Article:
Eventual Efflorescence – Kate van der Drift

Hello again,

I hope everyone is wrapped up warm this winter!  But if you are struggling, here is a recipe for Glögg (Swedish Mulled Wine) to help keep snug and toasty 😛  I know I’ve said it before, but I feel like the years are going by faster and faster.  It’s already June, which means that the Auckland Festival of Photography has rolled around!

Gracing Room 2 of Sanderson Contemporary in Newmarket is Eventual Efflorescence, the latest exhibition by photographer Kate van der Drift.  These new works depicts scenes of suburbia: front yards, stormwater drains, brick fences and more, and like previous images in her oeuvre, include vistas of water.  They express van der Drift’s ongoing investigation into place; how our surrounds undergo significant transformation due to human settlement, population growth, and industrial and technological advancements.

Eerily still and somewhat unsettling, her photographs are dichotomous in nature: mundane yet captivating, dreamlike yet real, they are images of nature that are unnaturally beautiful, and I found myself drawn in but equally detached.  The quietness of van der Drift’s works counter the fact that they are images of occupancy – they are about people and how we have modified our landscape to suit our way of living, but are void of a single person.  I found this particularly evident in Stormwater Reserve (2016, Giclée photograph on matte paper, 1350 mm x 915 mm) an elegant suburban panorama beside a mirroring body of water, emptied of people.  Furthermore, in Seychelles Drive (2016, Giclée photograph on matte paper, 850 mm x 850 mm) three perfectly manicured trees sit out front of a residence, an example of our fastidious shaping and control of our surroundings.  I think it is this containment and neatening of nature that lends a sense of artifice to what we are seeing, and makes one wonder what lies beneath.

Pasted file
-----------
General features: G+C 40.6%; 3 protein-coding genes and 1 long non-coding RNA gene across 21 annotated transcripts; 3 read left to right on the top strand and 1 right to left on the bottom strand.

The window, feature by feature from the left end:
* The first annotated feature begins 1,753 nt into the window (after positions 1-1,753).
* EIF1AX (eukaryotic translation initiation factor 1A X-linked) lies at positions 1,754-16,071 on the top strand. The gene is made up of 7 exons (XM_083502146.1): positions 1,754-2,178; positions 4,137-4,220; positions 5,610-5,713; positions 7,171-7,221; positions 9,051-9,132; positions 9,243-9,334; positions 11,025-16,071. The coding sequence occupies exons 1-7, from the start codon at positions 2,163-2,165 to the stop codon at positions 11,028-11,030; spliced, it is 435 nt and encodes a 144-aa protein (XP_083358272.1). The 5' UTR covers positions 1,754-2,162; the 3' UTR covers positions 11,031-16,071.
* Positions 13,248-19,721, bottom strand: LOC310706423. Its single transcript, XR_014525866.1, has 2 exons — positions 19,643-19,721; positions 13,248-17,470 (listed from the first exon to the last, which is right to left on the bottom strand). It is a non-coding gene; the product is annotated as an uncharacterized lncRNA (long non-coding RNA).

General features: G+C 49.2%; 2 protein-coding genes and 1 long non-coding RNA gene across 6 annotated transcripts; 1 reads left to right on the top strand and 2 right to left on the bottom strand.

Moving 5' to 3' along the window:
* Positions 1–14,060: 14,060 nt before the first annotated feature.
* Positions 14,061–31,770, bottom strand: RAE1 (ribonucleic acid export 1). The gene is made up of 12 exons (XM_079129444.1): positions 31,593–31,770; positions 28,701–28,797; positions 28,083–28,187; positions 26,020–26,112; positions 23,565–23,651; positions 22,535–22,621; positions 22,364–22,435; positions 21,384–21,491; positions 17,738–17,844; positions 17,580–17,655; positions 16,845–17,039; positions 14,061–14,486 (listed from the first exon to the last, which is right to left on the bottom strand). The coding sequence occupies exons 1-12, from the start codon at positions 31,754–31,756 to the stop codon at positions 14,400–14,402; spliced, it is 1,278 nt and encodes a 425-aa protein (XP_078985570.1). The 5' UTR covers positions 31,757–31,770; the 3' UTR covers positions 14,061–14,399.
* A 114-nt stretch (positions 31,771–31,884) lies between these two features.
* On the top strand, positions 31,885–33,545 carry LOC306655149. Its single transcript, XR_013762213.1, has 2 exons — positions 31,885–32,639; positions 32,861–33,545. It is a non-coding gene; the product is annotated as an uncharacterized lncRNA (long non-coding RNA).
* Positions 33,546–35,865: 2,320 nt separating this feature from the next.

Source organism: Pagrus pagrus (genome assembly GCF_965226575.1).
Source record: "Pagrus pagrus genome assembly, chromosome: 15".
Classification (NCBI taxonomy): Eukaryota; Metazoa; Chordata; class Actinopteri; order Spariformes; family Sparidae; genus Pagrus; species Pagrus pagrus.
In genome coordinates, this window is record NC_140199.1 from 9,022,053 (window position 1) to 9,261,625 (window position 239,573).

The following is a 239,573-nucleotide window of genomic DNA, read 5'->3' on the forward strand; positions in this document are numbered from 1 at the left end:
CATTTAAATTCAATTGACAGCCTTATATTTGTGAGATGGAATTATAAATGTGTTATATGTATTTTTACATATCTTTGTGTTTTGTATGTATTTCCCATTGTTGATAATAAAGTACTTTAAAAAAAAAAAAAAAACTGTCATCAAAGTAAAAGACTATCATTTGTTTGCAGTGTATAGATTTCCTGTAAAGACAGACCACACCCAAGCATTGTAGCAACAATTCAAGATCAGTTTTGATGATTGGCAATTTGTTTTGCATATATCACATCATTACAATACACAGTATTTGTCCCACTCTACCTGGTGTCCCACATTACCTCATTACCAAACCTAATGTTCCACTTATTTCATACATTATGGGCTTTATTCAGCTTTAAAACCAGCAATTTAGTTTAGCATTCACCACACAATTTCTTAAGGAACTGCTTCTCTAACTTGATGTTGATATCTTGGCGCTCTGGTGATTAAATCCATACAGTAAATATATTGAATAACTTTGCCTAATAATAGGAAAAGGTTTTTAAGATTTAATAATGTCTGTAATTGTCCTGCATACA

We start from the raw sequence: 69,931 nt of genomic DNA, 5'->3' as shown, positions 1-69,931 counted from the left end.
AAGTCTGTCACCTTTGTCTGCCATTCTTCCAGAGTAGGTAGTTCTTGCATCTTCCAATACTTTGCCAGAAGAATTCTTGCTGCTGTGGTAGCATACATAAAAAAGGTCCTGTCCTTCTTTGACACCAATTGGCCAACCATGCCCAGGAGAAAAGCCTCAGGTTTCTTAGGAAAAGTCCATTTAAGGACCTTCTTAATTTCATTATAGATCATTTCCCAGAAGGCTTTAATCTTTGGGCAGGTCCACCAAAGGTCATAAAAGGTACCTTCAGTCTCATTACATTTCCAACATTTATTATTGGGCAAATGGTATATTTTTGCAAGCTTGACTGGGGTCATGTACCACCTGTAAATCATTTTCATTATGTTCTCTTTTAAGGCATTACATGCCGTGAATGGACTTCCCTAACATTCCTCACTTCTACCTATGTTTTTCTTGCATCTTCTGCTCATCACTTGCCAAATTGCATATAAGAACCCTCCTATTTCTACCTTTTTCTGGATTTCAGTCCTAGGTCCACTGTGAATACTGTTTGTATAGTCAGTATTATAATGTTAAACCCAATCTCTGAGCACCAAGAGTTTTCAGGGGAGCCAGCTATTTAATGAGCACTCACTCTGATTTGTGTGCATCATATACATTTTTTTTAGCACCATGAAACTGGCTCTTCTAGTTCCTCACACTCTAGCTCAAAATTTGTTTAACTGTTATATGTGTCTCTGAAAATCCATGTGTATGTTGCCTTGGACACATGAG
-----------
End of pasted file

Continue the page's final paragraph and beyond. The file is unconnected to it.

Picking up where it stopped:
When initially seeing these photographs, I was at a loss as to where they were taken.  With none of the usual clues (street signs, types of trees, licence plates) it was like a game of GeoGuessr.  The sublime palm in Sorrento Key (2016, Giclée photograph on matte paper, 1110 mm x 1110 mm) suggests somewhere balmy and tropical, like Florida or Vanuatu.  Thus I was surprised upon learning that these were photographs of Papamoa, the largest suburb in Tauranga, with a 16 km stretch of white beach.  It is currently an area of rapid growth and development, the land being irreversibly transformed to keep up with the demand for housing.  There is a universality to van der Drift’s images as they could be photographs of anywhere in the world.  By capturing the banal, she highlights what is missing – how places rich in history and memory are seemingly buried, and make way for new and differing needs and wants.  Her use of water as a motif for metamorphosis is fascinating, and the title of the exhibition points to the inevitability of such flowering and growth.  Though tinged with melancholia, water can also represent renewal and regeneration, and there is hope that the cultures and histories of such places are never really forgotten.

Hauntingly superb, Eventual Efflorescence by Kate van der Drift is at Sanderson Contemporary, Newmarket until 26th June 2016 and is part of the Auckland Festival of Photography.  There are a number of exceptional exhibitions to see, do check them out!

For images of van der Drift’s exhibition, please click on the links below:

And lastly, my blog stats say that I’ve hit 2,000 views – I just wanted to say a big thank you and acknowledge all the visitors.  When I started this blog about two years ago, I wasn’t sure what to expect but it’s been a fun and exciting journey 😀  Even if some of your visits have been accidental, I appreciate your taking the time to read, and I hope you have enjoyed it!

To more to come,



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